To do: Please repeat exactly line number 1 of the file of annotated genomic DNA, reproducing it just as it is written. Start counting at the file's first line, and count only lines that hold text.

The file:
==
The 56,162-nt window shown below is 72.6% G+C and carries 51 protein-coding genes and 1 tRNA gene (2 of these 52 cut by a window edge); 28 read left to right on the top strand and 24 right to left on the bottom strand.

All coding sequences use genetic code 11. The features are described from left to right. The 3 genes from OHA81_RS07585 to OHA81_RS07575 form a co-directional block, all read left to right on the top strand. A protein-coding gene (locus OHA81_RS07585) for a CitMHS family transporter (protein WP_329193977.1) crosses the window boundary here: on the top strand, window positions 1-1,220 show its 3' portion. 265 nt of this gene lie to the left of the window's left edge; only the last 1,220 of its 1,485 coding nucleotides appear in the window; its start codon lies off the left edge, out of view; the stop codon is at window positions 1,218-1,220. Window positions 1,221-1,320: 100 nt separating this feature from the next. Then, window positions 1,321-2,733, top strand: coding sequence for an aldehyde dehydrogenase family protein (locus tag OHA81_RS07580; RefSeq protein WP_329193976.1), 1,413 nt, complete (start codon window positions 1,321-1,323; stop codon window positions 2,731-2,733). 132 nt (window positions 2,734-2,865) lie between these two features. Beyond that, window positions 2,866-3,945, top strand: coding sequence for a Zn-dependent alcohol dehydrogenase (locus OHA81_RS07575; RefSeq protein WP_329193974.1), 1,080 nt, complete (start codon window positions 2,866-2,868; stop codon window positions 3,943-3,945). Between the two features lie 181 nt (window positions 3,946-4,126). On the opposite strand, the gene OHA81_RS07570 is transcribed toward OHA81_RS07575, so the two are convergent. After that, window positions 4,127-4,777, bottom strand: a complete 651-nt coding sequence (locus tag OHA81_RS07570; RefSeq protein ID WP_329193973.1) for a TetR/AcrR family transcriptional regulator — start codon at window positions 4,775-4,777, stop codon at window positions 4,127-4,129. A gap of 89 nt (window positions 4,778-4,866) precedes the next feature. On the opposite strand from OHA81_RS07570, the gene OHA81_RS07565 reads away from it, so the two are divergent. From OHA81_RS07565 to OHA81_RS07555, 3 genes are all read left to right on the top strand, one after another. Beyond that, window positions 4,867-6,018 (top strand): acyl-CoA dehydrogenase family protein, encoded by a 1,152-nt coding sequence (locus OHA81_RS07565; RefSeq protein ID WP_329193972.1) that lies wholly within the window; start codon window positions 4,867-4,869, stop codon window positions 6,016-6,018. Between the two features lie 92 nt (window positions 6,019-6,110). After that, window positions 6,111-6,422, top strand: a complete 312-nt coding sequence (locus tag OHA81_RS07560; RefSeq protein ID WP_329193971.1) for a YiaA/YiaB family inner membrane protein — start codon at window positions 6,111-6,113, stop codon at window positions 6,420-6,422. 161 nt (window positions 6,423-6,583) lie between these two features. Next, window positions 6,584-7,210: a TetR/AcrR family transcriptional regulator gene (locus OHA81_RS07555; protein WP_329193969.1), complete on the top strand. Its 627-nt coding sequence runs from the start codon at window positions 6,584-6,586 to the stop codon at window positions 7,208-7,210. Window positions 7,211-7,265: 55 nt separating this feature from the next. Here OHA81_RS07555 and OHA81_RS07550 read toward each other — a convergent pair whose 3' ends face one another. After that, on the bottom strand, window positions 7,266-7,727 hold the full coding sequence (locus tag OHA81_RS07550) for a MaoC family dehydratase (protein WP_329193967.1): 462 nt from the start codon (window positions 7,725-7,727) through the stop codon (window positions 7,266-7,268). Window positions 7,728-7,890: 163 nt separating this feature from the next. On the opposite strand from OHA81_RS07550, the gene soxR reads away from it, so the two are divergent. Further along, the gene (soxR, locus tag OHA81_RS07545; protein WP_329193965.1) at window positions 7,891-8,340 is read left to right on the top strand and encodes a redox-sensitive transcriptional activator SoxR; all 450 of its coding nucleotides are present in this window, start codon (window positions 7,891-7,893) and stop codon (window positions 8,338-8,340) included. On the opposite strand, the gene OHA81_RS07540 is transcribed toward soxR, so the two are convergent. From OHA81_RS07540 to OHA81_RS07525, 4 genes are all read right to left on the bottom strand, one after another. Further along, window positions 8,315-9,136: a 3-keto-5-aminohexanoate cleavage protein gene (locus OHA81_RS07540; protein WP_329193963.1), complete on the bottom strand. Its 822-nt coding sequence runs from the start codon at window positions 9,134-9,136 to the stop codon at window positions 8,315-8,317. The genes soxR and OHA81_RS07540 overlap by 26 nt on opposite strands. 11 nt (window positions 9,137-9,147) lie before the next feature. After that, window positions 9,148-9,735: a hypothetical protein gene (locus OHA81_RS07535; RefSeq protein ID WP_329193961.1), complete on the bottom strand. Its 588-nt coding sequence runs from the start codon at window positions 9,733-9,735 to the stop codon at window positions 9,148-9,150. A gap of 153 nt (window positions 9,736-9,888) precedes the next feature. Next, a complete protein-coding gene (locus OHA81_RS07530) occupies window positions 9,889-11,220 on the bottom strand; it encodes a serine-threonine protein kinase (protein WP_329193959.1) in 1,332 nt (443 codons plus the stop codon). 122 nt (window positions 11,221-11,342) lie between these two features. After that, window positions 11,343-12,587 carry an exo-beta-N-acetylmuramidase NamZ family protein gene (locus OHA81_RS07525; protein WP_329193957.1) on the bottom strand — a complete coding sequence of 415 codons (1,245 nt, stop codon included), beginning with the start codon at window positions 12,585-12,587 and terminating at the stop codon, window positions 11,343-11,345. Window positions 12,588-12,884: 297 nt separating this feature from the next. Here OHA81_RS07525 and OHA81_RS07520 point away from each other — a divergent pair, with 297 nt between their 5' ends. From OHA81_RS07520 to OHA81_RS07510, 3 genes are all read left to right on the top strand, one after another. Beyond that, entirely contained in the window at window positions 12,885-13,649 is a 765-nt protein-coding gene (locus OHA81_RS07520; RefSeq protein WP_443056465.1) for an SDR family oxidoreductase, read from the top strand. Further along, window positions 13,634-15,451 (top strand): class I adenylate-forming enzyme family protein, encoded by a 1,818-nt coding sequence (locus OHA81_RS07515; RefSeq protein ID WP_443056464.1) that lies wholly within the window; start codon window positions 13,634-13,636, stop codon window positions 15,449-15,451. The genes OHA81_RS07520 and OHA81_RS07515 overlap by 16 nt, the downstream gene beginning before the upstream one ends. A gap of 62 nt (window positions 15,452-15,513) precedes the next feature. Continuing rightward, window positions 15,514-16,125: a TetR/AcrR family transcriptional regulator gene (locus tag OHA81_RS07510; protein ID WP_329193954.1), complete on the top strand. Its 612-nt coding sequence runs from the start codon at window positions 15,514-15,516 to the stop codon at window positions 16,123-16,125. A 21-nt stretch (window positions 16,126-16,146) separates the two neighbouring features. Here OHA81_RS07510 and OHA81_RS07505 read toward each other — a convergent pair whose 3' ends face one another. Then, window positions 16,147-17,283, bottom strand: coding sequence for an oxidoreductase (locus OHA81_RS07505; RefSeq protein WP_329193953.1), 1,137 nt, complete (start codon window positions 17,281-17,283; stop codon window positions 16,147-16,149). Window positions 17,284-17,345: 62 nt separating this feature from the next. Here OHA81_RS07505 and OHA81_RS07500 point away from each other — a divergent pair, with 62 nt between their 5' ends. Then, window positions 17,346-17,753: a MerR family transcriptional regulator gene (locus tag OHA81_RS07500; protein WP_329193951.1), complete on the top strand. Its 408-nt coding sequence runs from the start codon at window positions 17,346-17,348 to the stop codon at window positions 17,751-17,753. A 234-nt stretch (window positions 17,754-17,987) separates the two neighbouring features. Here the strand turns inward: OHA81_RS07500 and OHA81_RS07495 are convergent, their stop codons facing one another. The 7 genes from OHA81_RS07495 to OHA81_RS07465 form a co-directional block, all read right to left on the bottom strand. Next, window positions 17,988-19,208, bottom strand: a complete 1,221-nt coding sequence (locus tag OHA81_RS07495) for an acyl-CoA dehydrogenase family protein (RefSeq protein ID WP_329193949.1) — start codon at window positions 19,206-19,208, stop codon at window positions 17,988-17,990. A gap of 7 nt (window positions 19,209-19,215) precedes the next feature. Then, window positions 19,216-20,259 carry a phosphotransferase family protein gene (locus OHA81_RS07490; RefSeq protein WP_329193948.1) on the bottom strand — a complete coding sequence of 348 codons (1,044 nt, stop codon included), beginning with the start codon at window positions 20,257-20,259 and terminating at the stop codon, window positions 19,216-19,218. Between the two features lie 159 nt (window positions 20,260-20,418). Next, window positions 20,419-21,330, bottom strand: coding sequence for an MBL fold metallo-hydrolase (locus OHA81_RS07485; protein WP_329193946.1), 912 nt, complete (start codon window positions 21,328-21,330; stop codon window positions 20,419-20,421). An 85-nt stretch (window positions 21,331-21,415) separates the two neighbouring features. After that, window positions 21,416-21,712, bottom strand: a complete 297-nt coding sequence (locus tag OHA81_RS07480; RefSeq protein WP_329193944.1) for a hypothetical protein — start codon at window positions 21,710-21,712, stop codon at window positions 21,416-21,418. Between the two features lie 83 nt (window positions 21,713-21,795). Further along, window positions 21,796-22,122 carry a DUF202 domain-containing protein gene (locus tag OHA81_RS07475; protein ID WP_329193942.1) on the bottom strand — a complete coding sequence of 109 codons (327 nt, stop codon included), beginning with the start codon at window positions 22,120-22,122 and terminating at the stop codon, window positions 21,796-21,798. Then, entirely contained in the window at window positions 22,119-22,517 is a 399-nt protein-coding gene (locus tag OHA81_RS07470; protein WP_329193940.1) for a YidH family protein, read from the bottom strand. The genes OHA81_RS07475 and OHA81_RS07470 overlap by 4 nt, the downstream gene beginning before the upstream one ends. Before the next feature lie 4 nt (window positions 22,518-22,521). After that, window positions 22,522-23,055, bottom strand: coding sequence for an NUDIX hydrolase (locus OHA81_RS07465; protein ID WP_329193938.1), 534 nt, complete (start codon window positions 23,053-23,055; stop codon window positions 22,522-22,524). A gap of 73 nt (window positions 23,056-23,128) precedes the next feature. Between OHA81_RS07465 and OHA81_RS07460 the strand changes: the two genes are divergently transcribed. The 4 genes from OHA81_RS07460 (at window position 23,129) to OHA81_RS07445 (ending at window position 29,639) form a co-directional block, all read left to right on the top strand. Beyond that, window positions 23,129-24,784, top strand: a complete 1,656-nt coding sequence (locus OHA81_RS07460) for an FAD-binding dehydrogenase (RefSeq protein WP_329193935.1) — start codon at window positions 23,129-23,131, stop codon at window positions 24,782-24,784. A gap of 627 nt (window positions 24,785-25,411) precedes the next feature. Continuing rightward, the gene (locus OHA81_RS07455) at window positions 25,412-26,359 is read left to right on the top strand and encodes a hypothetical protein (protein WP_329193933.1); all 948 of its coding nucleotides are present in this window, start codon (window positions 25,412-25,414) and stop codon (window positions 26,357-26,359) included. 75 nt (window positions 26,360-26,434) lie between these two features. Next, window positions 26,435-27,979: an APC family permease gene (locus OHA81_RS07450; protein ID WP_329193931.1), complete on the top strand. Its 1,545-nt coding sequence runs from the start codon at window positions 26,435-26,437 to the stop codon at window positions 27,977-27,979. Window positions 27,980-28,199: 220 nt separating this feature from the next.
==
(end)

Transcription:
The 56,162-nt window shown below is 72.6% G+C and carries 51 protein-coding genes and 1 tRNA gene (2 of these 52 cut by a window edge); 28 read left to right on the top strand and 24 right to left on the bottom strand.